There has been a large and active community of cannabis users in this country for as long as I can remember, and that goes back to the hazy 1960s. The difference today is that it is not only socially acceptable to spark up, it also is legal in a growing number of states. According to a recent Gallup poll, 13 percent of U.S. adults said they were currently using marijuana in 2016, nearly double from 7 percent in 2013. More than 40 percent of Americans say they have tried it.
That sounds like an opportunity, and two years ago Alec Rochford and Russell Thomas launched a social media app for iPhones called Duby to anonymously connect tokers. They introduced an Android version of the free app last year and today they have around 100,000 users posting and passing dubies.
This app doesn’t depend on users following each other online. Posts go out anonymously to app users in the immediate area, who can then pass them along to others. There is a gaming element to it as well. The number of people who initially receive a post—called a duby—depends on the “influence score” of the original poster, based on how widely his dubies are passed. If your dubies go viral, your score goes up.
Users try to find tricks to get their scores up, said Rochford. And that fine with him. “It’s a good thing that people are trying to game the system,” he said. It’s not cheating; it’s a business opportunity.
The algorithm that distributes dubies, monitors how they are passed on and figures scores can also provide real-time feedback to advertisers. Duby plans a soft launch of an advertising platform in February with about 30 companies. If it works as well as they hope, there are more than 300 companies in the legitimate marijuana trade that are potential advertisers.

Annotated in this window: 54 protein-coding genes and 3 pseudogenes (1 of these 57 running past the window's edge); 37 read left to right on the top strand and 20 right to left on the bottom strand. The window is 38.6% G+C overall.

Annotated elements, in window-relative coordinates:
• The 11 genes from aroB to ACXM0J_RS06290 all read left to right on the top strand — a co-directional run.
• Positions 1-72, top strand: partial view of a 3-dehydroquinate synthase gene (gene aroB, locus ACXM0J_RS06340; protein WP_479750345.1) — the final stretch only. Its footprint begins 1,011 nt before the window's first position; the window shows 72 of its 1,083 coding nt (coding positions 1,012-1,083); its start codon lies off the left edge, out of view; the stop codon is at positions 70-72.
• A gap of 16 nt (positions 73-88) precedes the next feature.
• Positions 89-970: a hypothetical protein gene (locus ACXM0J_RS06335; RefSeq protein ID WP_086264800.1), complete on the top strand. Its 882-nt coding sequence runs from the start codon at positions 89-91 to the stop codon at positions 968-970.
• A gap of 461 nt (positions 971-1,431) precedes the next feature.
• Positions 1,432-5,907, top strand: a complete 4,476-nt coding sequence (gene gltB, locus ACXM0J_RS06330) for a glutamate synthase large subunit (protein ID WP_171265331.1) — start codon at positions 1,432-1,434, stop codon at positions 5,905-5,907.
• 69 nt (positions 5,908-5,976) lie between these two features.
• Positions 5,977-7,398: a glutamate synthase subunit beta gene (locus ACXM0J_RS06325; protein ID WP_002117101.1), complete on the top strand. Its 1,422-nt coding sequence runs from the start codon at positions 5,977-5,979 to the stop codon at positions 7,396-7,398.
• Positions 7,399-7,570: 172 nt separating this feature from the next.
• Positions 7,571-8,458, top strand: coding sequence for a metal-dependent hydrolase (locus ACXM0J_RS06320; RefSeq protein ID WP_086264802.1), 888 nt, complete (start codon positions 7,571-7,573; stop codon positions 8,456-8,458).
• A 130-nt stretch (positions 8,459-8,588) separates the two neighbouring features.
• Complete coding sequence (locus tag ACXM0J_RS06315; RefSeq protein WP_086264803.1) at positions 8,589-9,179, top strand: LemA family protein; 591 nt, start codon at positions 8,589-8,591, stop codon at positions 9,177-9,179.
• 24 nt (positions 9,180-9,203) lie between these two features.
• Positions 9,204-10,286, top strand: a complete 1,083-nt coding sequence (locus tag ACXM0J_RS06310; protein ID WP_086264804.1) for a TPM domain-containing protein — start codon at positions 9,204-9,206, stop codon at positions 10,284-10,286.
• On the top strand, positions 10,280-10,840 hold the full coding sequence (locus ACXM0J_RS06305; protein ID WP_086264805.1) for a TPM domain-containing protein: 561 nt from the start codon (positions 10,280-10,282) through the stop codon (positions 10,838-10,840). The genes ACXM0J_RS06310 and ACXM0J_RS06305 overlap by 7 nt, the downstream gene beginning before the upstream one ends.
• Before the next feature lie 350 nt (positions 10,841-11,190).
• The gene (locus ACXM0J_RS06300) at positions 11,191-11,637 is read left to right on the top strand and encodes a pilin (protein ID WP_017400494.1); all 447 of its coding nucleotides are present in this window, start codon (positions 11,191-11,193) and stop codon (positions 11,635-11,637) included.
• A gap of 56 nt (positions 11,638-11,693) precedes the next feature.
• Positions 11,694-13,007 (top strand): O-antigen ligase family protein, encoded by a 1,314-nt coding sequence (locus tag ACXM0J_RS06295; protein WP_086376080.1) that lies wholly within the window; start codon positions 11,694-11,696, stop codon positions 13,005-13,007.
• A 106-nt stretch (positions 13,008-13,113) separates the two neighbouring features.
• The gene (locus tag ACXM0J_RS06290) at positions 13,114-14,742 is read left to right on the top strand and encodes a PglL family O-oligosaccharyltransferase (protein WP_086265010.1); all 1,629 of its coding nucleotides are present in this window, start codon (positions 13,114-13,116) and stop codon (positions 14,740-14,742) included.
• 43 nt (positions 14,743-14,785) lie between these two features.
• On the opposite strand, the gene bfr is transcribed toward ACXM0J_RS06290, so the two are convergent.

The secret tool
Creating the location-based algorithm took about 18 months, Rochford said. “It took a long time to figure it out. There are so many variables to make even one query,” he said. The first effort was cumbersome and required a lot of server capacity. “Now it works very efficiently,” and is handling about 200,000 dubies a day that include images, video and text.
Interestingly, the feature that seemed critical at the time—anonymity—has become less important.
“Two years ago when we launched it, it was more of an underground culture than it is today,” Rochford said. Now most of the users of Duby are legal users of doobies, so the need to create an anonymous community is not so great. Users are more interested in building their influence scores and seeing their dubies passed beyond their immediate vicinity.
But the tool that enables anonymity by calculating the influence of users and the spread of their posts also enables quantitative feedback that the creators hope will be valuable to advertisers. They are preparing to launch a real-time map that will let advertisers track how their posts are being distributed by users. “When we put it in front of a store, they get excited,” Rochford said.
Forming a community
When Duby was launched, one concern was that the subject matter might be too limited. It’s all about cannabis, after all. How many times can you read, “I am so wasted”?
“That didn’t turn out to be the case,” Rochford said. “It’s a lifestyle. People are excited to form a community with like-minded people. The content is very diverse.”
Despite the potentially controversial nature of the apps, there was no pushback from iTunes and Google Play, Rochford said. “They’ve been great to work with,” giving guidance on rules (you have to be 18 years old to download the apps) and advice on moderating content. “People report most of the things that aren’t supposed to be there,” he said. “Users feel protective about their community.”